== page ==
Wednesday, August 14, 2013
Book Review: "Brewster" by Mark Slouka
It's 1968, and the world is on the verge of major change. In the small dead-end town of Brewster, New York, high school student Jon Mosher is ready for the change to come. Raised by parents distant since the death of his older brother when Jon was four years old, he's biding his time until he can leave all of this behind. And when he is convinced by one of his teachers to start running track, he is finally fueled by a motivation other than the urge to flee.
When Jon meets Ray Cappicciano, a rebellious student who also seems as if he is on the outside looking in, the two form a close-knit bond, a brotherhood. Ray, the son of an alcoholic ex-cop father with a violent streak, is a fighter, but he is also surprisingly sensitive, taking care of his young half-brother, Gene, and keeping him out of their father's line of fire. Jon and Ray dream of leaving Brewster, and when Jon, and then Ray, fall for beautiful, intelligent Karen, the trio, along with their friend, Frank, start planning their escape.
"We were like that CSNY song, which didn't make sense but kind of did: '...one person...two alone...three together...four...'and for a while we were'each other.' If confusion had its costif it was confusionwe didn't know that then."
Obstacles start to stand in the way of their leaving, however. Jon's track career becomes more and more successful, and he pushes himself as hard as he can to help his team win. But he continues to struggle with his relationship with his mother, whom he believes blames him for his brother's death, and for surviving. And Ray's father starts to veer more off course with every day, threatening their plansand their safety.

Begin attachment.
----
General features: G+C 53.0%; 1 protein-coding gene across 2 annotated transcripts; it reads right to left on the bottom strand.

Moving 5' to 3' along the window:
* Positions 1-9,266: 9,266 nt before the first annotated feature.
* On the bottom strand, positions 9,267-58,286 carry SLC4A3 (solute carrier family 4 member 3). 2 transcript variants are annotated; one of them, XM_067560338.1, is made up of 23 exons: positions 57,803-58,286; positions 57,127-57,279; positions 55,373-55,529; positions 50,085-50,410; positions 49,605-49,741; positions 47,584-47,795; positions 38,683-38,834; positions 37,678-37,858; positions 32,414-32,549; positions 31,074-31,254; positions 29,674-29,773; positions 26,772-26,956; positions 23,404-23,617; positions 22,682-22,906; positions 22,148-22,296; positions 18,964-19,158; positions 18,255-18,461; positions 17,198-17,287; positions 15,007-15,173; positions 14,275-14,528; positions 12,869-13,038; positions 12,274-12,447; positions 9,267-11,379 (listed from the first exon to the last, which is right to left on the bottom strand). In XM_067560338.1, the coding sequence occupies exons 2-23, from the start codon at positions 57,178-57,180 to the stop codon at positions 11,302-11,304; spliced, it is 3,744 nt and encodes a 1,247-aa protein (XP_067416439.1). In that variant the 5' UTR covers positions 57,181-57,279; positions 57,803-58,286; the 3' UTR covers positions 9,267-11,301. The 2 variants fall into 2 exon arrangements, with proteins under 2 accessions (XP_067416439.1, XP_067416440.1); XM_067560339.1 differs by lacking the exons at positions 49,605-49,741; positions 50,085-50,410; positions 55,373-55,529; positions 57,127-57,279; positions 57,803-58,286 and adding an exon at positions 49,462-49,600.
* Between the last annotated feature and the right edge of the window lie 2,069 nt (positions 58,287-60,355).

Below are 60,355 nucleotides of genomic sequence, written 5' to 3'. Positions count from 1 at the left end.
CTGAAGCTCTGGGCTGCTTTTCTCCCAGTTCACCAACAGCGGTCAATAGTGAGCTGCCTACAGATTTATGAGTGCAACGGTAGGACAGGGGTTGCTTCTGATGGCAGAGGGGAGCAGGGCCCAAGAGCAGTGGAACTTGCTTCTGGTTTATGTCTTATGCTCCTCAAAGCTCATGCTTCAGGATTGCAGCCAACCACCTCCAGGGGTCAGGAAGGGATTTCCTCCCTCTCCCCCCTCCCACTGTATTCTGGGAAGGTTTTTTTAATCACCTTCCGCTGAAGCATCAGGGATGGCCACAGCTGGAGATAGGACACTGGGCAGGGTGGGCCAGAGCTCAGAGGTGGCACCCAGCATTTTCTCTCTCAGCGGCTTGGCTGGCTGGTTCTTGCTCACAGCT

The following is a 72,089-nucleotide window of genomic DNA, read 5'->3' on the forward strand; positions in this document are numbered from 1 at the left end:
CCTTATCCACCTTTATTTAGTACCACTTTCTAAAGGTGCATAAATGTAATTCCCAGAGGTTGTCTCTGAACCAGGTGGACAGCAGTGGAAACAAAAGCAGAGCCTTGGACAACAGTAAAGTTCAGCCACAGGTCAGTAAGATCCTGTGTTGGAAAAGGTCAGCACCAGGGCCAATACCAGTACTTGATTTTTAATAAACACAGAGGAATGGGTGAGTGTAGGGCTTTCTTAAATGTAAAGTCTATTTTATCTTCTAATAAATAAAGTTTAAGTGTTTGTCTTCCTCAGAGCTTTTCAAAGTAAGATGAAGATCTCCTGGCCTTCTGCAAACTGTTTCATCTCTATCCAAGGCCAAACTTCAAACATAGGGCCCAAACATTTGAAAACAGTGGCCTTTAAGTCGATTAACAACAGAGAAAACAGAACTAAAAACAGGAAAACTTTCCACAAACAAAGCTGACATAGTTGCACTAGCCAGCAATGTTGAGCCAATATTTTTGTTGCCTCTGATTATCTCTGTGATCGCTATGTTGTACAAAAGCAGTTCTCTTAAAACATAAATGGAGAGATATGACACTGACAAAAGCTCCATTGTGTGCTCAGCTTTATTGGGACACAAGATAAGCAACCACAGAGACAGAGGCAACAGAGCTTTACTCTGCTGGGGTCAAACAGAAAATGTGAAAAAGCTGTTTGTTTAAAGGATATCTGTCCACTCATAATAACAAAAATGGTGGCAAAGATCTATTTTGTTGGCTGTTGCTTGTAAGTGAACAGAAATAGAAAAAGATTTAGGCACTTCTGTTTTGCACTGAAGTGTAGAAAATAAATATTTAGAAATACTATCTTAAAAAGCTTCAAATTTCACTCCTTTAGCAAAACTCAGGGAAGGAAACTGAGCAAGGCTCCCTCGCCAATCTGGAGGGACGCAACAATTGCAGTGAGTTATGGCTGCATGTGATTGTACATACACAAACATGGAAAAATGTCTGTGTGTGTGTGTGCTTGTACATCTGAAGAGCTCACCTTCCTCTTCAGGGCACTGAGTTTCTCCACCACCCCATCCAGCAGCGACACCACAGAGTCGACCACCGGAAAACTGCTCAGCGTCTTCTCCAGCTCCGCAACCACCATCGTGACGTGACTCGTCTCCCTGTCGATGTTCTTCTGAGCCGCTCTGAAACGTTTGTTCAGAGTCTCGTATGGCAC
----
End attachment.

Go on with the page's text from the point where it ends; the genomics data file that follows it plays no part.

Brewster is a book about the loyalty and unshakable bonds of friendship and love, about how sometimes simply having someone believe in you is all you need. It's also a book about how our friends can become our family, and fill the gaps we have in our relationships with those to whom we're related by virtue of blood. As I mentioned at the start of the review, there's not much in this story you haven't seen before, but the sense of nostalgia, of the memories provoked by friendships that develop in high school and childhood, works to the book's definite advantage.
Mark Slouka is a fantastic storyteller. He pulls you into the plot, into the characters' lives and what transpires with them, quickly yet without a modicum of flash, and before you know it you're hooked. Between this and Ron Carlson's Return to Oakpine, which I read prior to this book, I've had the chance to read two terrific books about the strength and the pull of friendship, no matter how far you are from each other, or how many years pass.